Robert McCrum’s got a question for you, and I’m interested to know the answer, too. Who are the naked writers? My first thought was perhaps Truman Capote, because he wrote so often from bed, but that’s not exactly strong evidence. Anyway, here are some writers in their underpants.
Yesterday, VIDA released its annual count of women in prominent magazines, and while they found that most of the magazines they looked at still publish significantly more men than women, they reported that The Paris Review and The New York Times Book Review published many more women in 2013 than they did in 2012. Amanda Hess takes a look at VIDA’s findings at Slate.
“Since his release, in 2005, he has graduated from the University of Maryland and Warren Wilson College’s low-residency M.F.A. program, been a Radcliffe Fellow at Harvard, received an N.A.A.C.P. Image Award, got married, and had two sons. ‘I’ve added some fancy stars … so now I’m like Felon Plus.’” Take a look at this fascinating New Yorker profile of Reginald Dwayne Betts: poet, memoirist, ex-convict-cum-lawyer, and family man.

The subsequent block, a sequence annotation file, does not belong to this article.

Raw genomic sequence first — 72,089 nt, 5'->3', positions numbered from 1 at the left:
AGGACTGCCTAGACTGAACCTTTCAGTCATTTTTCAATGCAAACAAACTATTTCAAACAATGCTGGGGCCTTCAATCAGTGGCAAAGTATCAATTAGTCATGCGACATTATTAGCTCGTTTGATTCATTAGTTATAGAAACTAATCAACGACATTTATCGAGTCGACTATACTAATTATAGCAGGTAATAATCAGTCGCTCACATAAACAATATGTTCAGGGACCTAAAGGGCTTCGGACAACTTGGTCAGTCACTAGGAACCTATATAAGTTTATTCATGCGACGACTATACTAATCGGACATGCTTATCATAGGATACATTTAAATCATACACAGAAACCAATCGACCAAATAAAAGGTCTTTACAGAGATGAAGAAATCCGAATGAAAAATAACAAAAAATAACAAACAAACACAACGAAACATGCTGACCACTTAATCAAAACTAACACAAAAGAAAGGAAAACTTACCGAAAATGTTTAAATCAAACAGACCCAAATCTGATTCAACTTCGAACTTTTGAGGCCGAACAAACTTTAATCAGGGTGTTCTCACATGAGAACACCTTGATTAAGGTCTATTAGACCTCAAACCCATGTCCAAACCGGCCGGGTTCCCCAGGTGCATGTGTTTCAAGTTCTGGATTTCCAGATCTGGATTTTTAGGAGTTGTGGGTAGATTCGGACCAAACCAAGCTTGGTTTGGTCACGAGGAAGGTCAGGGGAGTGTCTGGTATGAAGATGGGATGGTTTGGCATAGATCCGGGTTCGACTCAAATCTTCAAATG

“It can be difficult to talk about Uzbek without soaring into Orientalist flights. ‘O warbling beauty of the steppe!’ I started to write, like a 19th-century lady traveler.” Our own Lydia Kiesling is in the New York Times writing about studying Uzbek and speaking Turkish.
Renaissance Learning has released its annual report on what children are reading. The NYDaily News books blog takes offense at some of the more popular books named in the report, suggesting that kids and teens deserve to be challenged by better literature. The Huffington Post mines through the report to discover that American teenagers on average are still reading at or near the level of fifth graders.
Recommended Reading: This piece by Elisa Gabbert at Guernica Magazine in which she questions whether certain ideas can survive new shifts in language. It’s too bad she didn’t write it in emoji.